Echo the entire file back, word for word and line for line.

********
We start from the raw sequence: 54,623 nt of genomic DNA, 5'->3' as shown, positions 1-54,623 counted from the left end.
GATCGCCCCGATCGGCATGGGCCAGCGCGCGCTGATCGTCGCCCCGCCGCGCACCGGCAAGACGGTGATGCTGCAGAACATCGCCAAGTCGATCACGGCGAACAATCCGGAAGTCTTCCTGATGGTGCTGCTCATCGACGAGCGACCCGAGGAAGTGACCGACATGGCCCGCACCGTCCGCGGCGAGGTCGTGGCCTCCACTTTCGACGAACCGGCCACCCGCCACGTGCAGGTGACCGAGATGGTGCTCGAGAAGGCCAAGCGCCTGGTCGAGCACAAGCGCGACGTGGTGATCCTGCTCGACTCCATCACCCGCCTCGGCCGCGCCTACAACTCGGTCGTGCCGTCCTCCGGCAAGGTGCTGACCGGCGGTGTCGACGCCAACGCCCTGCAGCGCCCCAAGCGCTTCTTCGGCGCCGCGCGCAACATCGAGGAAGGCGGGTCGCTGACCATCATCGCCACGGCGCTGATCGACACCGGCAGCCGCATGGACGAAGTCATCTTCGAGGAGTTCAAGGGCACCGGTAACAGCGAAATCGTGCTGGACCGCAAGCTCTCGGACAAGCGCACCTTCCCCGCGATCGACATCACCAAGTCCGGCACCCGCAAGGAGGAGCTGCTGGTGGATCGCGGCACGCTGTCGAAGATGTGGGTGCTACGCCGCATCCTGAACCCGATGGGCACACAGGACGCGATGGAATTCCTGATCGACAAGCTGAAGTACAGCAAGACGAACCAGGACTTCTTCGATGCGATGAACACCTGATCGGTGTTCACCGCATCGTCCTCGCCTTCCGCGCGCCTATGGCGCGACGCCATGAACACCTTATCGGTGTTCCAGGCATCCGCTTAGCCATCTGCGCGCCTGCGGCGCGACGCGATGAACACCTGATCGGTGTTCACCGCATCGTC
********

We start from the raw sequence: 54,623 nt of genomic DNA, 5'->3' as shown, positions 1-54,623 counted from the left end.
GATCGCCCCGATCGGCATGGGCCAGCGCGCGCTGATCGTCGCCCCGCCGCGCACCGGCAAGACGGTGATGCTGCAGAACATCGCCAAGTCGATCACGGCGAACAATCCGGAAGTCTTCCTGATGGTGCTGCTCATCGACGAGCGACCCGAGGAAGTGACCGACATGGCCCGCACCGTCCGCGGCGAGGTCGTGGCCTCCACTTTCGACGAACCGGCCACCCGCCACGTGCAGGTGACCGAGATGGTGCTCGAGAAGGCCAAGCGCCTGGTCGAGCACAAGCGCGACGTGGTGATCCTGCTCGACTCCATCACCCGCCTCGGCCGCGCCTACAACTCGGTCGTGCCGTCCTCCGGCAAGGTGCTGACCGGCGGTGTCGACGCCAACGCCCTGCAGCGCCCCAAGCGCTTCTTCGGCGCCGCGCGCAACATCGAGGAAGGCGGGTCGCTGACCATCATCGCCACGGCGCTGATCGACACCGGCAGCCGCATGGACGAAGTCATCTTCGAGGAGTTCAAGGGCACCGGTAACAGCGAAATCGTGCTGGACCGCAAGCTCTCGGACAAGCGCACCTTCCCCGCGATCGACATCACCAAGTCCGGCACCCGCAAGGAGGAGCTGCTGGTGGATCGCGGCACGCTGTCGAAGATGTGGGTGCTACGCCGCATCCTGAACCCGATGGGCACACAGGACGCGATGGAATTCCTGATCGACAAGCTGAAGTACAGCAAGACGAACCAGGACTTCTTCGATGCGATGAACACCTGATCGGTGTTCACCGCATCGTCCTCGCCTTCCGCGCGCCTATGGCGCGACGCCATGAACACCTTATCGGTGTTCCAGGCATCCGCTTAGCCATCTGCGCGCCTGCGGCGCGACGCGATGAACACCTGATCGGTGTTCACCGCATCGTC